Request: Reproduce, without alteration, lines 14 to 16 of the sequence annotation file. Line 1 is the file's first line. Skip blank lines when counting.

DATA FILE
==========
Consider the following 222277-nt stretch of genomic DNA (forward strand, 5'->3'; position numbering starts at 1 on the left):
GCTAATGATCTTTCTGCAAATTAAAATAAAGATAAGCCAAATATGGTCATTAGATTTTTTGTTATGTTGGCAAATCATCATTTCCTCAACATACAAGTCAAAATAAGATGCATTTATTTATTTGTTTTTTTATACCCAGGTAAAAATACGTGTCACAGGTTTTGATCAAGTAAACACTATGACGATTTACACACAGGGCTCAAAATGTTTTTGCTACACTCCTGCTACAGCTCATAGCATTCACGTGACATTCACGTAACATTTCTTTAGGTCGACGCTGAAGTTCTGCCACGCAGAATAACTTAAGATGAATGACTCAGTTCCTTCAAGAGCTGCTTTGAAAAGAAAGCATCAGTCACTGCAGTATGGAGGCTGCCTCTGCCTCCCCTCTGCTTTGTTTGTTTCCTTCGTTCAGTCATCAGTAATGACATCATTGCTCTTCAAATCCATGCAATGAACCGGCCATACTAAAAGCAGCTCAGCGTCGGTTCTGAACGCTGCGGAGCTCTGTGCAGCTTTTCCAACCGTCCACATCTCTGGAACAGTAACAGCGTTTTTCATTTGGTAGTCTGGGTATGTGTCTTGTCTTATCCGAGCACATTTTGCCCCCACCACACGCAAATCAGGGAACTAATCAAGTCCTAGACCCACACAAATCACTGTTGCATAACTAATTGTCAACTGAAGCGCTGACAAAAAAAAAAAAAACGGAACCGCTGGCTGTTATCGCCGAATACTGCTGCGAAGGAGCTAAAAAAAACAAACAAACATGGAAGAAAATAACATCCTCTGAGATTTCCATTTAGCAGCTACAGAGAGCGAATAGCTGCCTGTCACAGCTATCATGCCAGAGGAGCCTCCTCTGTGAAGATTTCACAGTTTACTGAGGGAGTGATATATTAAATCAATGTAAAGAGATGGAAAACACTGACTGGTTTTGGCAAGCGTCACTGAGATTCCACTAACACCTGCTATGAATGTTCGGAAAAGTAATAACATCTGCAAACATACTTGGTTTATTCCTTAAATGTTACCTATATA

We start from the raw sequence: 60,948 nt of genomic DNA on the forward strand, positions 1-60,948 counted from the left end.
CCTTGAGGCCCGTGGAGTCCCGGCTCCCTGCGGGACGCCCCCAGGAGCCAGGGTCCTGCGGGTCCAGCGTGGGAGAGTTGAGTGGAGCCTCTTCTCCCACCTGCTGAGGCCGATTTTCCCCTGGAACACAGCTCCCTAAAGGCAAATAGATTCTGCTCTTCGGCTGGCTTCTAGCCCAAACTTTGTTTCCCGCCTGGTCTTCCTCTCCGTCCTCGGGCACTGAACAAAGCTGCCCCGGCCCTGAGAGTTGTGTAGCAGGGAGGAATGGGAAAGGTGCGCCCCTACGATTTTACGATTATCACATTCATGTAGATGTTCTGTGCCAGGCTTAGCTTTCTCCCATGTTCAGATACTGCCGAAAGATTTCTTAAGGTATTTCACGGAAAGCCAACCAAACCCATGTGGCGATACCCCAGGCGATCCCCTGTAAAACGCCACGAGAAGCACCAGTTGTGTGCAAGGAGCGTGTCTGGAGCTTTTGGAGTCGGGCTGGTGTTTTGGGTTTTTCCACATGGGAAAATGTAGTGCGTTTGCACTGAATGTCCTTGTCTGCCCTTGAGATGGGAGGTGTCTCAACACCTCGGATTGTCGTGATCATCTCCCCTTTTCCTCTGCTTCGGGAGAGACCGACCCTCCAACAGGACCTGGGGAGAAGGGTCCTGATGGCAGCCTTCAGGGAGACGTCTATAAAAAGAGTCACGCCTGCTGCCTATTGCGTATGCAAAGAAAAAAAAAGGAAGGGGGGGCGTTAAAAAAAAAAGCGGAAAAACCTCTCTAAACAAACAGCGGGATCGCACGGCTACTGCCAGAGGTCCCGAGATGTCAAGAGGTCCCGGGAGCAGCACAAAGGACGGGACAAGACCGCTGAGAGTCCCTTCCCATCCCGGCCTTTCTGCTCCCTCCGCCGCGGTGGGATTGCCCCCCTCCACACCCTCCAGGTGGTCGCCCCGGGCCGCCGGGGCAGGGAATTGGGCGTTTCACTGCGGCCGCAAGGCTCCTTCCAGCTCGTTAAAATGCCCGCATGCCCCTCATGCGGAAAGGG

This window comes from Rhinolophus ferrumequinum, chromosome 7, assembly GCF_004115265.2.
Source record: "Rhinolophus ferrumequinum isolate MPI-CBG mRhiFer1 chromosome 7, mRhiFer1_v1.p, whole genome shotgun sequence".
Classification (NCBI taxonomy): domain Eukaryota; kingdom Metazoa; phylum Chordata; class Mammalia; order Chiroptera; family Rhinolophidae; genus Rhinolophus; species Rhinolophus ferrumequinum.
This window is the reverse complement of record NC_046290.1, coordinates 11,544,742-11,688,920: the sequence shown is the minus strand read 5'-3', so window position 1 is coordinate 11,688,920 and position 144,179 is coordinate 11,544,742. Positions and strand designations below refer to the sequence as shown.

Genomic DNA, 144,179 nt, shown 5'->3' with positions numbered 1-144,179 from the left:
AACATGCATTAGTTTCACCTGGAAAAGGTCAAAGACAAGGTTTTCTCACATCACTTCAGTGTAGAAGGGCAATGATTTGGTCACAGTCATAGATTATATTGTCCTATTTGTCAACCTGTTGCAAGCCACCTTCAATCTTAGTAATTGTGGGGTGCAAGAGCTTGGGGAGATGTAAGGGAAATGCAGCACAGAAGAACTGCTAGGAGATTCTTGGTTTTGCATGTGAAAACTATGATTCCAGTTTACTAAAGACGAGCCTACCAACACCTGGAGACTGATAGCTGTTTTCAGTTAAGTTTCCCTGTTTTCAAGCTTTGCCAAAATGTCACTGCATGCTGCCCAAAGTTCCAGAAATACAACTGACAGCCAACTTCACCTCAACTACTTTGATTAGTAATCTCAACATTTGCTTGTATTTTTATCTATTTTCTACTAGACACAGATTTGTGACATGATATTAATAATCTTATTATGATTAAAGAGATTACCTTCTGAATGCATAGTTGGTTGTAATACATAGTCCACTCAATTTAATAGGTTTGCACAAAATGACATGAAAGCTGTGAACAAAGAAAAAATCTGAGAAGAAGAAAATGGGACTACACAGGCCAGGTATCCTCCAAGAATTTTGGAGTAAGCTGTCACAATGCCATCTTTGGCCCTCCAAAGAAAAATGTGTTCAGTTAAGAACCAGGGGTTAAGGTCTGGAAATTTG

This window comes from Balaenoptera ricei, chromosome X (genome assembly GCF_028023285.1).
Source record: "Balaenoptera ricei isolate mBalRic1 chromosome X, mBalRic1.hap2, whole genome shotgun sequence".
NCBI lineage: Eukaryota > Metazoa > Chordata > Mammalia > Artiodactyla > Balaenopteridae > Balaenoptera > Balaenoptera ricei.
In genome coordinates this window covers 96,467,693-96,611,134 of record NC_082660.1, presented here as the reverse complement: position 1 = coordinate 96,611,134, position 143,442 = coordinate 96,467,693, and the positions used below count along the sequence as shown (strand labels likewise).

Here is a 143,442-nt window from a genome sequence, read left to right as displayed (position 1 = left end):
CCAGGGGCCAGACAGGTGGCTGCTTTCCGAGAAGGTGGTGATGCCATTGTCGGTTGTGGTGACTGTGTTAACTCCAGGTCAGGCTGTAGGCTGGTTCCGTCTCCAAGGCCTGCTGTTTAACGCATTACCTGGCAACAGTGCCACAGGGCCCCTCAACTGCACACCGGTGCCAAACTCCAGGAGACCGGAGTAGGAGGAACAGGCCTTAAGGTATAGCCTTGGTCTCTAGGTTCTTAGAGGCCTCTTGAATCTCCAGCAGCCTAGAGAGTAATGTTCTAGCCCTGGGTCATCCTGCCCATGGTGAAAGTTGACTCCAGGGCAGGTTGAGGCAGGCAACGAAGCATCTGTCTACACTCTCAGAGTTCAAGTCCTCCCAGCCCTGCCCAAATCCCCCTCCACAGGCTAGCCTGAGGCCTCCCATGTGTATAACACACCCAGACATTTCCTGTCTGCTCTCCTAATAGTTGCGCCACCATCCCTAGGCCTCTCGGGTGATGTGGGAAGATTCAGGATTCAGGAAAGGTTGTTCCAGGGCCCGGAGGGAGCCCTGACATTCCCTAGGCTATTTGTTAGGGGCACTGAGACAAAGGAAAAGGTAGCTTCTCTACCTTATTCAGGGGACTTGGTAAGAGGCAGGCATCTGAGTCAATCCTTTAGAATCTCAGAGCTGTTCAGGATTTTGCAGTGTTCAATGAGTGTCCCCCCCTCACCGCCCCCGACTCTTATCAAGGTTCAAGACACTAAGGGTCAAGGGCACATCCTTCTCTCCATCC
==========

In genome coordinates this window covers 96,467,693-96,611,134 of record NC_082660.1, presented here as the reverse complement: position 1 = coordinate 96,611,134, position 143,442 = coordinate 96,467,693, and the positions used below count along the sequence as shown (strand labels likewise).

Here is a 143,442-nt window from a genome sequence, read left to right as displayed (position 1 = left end):
CCAGGGGCCAGACAGGTGGCTGCTTTCCGAGAAGGTGGTGATGCCATTGTCGGTTGTGGTGACTGTGTTAACTCCAGGTCAGGCTGTAGGCTGGTTCCGTCTCCAAGGCCTGCTGTTTAACGCATTACCTGGCAACAGTGCCACAGGGCCCCTCAACTGCACACCGGTGCCAAACTCCAGGAGACCGGAGTAGGAGGAACAGGCCTTAAGGTATAGCCTTGGTCTCTAGGTTCTTAGAGGCCTCTTGAATCTCCAGCAGCCTAGAGAGTAATGTTCTAGCCCTGGGTCATCCTGCCCATGGTGAAAGTTGACTCCAGGGCAGGTTGAGGCAGGCAACGAAGCATCTGTCTACACTCTCAGAGTTCAAGTCCTCCCAGCCCTGCCCAAATCCCCCTCCACAGGCTAGCCTGAGGCCTCCCATGTGTATAACACACCCAGACATTTCCTGTCTGCTCTCCTAATAGTTGCGCCACCATCCCTAGGCCTCTCGGGTGATGTGGGAAGATTCAGGATTCAGGAAAGGTTGTTCCAGGGCCCGGAGGGAGCCCTGACATTCCCTAGGCTATTTGTTAGGGGCACTGAGACAAAGGAAAAGGTAGCTTCTCTACCTTATTCAGGGGACTTGGTAAGAGGCAGGCATCTGAGTCAATCCTTTAGAATCTCAGAGCTGTTCAGGATTTTGCAGTGTTCAATGAGTGTCCCCCCCTCACCGCCCCCGACTCTTATCAAGGTTCAAGACACTAAGGGTCAAGGGCACATCCTTCTCTCCATCC